Freudenberg Captures Sustainability Award For Unique Manufacturing Process That Reduces Engineered Waste
PLYMOUTH, Mich., Feb. 22, 2013 /PRNewswire/ -- Freudenberg Sealing Technologies' breakthrough laser welding process, which eliminates up to 73 percent of the engineered waste produced during traditional stamping operations, has won a coveted Manufacturing Leadership 100 Sustainability Award from Frost & Sullivan's Manufacturing Leadership Council.
Freudenberg's Laser Welded Narrow Band Forming technology, also known as SUL (Schmalband-Umform-Laserschweiss), was recognized by the Council as technology that is shaping the future of global manufacturing. The process, developed and in use in the company's Weinheim, Germany plant, offers Freudenberg impressive sustainability advantages including faster setup, safer operations and elimination of up to 1,800 tons of scrap steel per machine per year.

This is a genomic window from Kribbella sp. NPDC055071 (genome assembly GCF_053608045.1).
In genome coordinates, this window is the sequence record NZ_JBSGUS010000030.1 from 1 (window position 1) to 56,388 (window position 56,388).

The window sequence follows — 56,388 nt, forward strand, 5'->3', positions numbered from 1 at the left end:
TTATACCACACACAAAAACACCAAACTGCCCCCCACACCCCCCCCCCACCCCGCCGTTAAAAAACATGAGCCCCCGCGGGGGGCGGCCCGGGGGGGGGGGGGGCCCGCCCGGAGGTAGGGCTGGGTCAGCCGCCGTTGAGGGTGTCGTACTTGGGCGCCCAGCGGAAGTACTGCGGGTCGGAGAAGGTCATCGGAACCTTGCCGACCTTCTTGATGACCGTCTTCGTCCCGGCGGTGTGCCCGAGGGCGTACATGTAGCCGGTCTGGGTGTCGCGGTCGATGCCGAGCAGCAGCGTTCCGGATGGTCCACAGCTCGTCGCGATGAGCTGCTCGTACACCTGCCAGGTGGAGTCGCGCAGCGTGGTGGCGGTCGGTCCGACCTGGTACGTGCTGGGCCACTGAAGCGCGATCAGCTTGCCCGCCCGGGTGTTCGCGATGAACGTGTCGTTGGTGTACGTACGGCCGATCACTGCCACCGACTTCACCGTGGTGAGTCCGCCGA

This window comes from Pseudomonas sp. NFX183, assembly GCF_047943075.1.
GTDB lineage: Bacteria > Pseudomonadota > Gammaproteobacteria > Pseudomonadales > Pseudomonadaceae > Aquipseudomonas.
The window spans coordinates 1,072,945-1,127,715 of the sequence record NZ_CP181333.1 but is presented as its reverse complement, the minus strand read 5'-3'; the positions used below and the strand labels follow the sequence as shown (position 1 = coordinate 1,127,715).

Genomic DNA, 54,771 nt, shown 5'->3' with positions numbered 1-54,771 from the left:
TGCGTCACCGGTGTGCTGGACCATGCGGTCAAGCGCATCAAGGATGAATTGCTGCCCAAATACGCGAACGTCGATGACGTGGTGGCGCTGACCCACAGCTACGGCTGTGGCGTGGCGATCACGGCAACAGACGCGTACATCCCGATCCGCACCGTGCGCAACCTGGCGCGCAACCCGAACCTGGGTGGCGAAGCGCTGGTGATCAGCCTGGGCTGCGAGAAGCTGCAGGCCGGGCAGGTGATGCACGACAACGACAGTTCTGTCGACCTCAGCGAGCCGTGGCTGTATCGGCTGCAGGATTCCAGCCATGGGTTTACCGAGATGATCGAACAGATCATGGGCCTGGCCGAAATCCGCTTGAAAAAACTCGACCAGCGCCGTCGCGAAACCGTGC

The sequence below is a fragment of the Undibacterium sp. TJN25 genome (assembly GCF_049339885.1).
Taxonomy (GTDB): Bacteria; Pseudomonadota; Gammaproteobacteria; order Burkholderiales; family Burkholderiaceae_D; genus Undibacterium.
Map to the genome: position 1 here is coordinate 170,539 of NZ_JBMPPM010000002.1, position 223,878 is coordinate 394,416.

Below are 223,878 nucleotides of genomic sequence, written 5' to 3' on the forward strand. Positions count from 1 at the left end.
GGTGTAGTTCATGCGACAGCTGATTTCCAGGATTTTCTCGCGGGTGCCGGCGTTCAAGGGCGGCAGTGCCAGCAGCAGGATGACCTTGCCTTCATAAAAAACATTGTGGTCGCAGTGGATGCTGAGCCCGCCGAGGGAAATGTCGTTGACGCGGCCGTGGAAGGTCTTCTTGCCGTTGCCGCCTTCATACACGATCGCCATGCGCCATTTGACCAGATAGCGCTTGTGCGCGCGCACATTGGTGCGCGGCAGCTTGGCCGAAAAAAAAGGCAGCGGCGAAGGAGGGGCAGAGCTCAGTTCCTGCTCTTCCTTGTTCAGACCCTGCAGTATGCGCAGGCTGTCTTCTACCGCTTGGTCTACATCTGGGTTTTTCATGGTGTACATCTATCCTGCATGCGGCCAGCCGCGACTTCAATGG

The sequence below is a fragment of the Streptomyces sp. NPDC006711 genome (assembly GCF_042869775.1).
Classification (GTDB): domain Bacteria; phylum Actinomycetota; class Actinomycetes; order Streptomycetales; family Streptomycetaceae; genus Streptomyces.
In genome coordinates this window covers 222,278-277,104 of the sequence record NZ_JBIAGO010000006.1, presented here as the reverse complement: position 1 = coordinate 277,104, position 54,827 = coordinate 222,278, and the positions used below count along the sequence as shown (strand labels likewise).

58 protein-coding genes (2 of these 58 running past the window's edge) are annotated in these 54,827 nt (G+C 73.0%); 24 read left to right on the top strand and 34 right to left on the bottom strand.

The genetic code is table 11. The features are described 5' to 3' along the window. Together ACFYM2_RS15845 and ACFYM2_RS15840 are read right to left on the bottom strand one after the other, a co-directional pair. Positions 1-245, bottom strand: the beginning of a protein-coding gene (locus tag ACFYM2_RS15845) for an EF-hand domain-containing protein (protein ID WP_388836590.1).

"We are delighted to receive ML100 award recognition for our SUL technology," said Luis Lorenzo, vice president, Advanced Product Engineering, Freudenberg. "This truly is revolutionary technology that is helping Freudenberg achieve its stated objective of zero manufacturing waste over the next decade. Our customers derive terrific benefits from this process – namely, high-quality, precision steel components that require less time to produce and are better for the environment."
With a clear focus on addressing environmental challenges like dwindling resources, government regulations, global warming, population increases and clean energy, Freudenberg Sealing Technologies has implemented a strategic sustainability roadmap that will guide its long-term efforts to reduce energy usage, lower its carbon footprint and produce greener, cleaner products and processes. Groundbreaking technologies like SUL will play a crucial role in its sustainability efforts. The process has previously won two manufacturing awards for innovation in Europe.The SUL process is used in the production of steel rings which improve the rigidity of radial shaft seals. Traditional manufacturing methods stamp the "L" and "C" shaped rings from large sheets of metal. As the ring size increases, more scrap is produced during stamping and in subsequent trimming and finishing operations.
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